It is a known fact that abundant artists do not shy away from controversy. The idea of art, from the artist’s point of view, is expression; it can be interpreted as good or bad by the public. Most artists don’t really care.
Controversy in art has always been there, since the cave art days. We want to discover why this can be a good thing and how it empowers the life of the viewer. Here are some examples of art from history that created quite a stir.
In 2018, the artist created a work of art, “Girl with Balloon,” that sold for 1.37 million at auction and self destructed when it was sold. This caused quite a controversy in the art world and the public view.
“The Last Judgement,” painted between 1536–1541 in the Vatican, met with opposition from the Counter-Reformation Catholic church. Jesus was depicted without a beard, and most of the 300 figures were nude. A campaign was mounted, called a fig-leaf campaign, to cover these nudes with bits and pieces of fabric. The fabric was later removed during restoration in the 20th century.
“The Gross Clinic,” painted in 1875, showed advances in scientific medicine, as a depiction of surgery was the subject. It was rejected by the Philadelphia Centenary Exhibition because of either the bloody hands of the doctor or the woman shielding her eyes from the sight. A century later, it was recognized as a great masterpiece, both artistically and scientifically.
“The Fountain,” a porcelain sculpture of a small urinal, was done in 1917. It sparked a controversy regarding what actually constitutes a work of art. He signed it “R.Mutt”; it was rejected from a show where any artist, who paid a fee, was accepted. Today, although the original piece was somehow thrown out by the photographer, Alfred Stieglitz’s photos of “The Urinal” are in collections throughout the world.
Picasso’s “Les Demoiselles D’Avignon”, painted in 1907, shocked the public and the art world as well as fellow artists, such as Henri Matisse. As the foundation of what would become the very successful Cubist movement, its faces look like African masks. Bodies are constructed from hard angles and distorted shapes. A woman with with her exaggerated features, looks very unladylike as she squats in the corner. People were horrified, and the painting was hidden for several years after it debuted.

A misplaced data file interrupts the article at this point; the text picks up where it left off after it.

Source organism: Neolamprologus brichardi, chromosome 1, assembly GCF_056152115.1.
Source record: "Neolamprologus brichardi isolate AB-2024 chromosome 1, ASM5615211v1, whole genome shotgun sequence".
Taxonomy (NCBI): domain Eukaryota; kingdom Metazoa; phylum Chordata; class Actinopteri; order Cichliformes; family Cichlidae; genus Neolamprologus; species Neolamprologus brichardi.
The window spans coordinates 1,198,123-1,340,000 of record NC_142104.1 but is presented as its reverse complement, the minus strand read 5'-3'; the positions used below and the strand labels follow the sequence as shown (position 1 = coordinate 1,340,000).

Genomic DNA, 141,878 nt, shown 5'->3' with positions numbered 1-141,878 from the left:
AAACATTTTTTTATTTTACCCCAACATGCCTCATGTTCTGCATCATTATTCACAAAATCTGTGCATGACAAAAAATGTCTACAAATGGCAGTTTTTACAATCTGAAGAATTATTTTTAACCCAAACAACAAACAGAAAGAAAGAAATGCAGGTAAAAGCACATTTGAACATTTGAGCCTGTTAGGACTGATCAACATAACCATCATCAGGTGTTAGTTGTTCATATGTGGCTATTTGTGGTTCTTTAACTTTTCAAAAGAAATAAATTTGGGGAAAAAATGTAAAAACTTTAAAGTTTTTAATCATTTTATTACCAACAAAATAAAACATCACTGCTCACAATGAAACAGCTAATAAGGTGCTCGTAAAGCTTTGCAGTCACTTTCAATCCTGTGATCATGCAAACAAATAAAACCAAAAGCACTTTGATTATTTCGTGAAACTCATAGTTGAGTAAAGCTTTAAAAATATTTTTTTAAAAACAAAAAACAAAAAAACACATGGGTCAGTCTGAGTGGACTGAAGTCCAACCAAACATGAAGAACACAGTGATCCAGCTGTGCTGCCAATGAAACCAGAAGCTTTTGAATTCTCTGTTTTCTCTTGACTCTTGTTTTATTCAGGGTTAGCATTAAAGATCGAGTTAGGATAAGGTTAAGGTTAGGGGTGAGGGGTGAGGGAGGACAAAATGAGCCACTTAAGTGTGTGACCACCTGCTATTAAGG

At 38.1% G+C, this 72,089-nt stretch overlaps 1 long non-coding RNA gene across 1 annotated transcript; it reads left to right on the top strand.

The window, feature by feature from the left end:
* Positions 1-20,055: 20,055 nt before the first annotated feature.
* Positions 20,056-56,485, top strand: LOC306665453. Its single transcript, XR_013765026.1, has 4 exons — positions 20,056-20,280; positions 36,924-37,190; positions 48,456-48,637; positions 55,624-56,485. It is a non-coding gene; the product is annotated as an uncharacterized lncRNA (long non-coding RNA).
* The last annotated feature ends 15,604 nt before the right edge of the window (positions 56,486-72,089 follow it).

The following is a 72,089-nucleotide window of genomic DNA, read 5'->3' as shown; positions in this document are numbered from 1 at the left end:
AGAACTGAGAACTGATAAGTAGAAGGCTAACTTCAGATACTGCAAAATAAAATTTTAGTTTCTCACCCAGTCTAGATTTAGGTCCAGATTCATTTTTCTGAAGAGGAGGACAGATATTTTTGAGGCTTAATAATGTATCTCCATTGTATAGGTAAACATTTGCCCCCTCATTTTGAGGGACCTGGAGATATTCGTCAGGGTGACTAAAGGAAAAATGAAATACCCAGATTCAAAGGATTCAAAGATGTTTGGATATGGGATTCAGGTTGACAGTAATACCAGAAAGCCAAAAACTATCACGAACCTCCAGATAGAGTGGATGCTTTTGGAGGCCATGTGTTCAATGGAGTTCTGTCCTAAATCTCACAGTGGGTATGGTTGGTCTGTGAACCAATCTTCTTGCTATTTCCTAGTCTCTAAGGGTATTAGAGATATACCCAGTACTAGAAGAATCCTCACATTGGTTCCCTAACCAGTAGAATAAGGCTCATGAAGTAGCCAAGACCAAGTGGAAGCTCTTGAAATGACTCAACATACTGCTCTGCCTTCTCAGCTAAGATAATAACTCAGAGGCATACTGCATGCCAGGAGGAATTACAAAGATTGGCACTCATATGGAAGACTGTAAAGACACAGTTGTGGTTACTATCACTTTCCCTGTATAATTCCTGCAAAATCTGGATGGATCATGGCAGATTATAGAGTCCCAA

In 1984, Yoko Ono did performance art, called “Cut Piece,” where members of the audience were invited to cut a piece of her clothing. During this action, she sat motionless and did not talk. She later recalled that those who did it were so shocked that they did not talk about it. It was her way of bringing the message to discard materialism. She was also providing the audience with participation in the creation of the work.
Why Controversy is a Good Thing
Controversy in art makes us stop and think, evaluating for ourselves and making us ask several questions. These might be:
- Do I like it?
- What does it mean?
- Is he or she serious?
- Is it satire?
To understand the controversy, we must be aware of the time in which the art was made. Is the artist trying to confront uniformity, materialism, technology or other symptom of their times? Questions may lead us to the conclusion that the artwork is still valid, whether we like it or not.
Controversy forces us to take another look at a piece of art, without just passing it by. It may also be a good thing for the artist, as controversy drives up the prices and worth of the artist’s body of work. Think of Banksy and the piece that self-destructed. This made him known to a wider audience, through articles and controversy. In fact, it also made the shredded remains more valuable; it was immediately a good thing for the artist and gave many others a chuckle.
Pushing the boundaries of tradition has be a good thing for artists and the art world as well as the general public. During the controversy, however, the artist may not think it is such a good thing, but eventually it can be.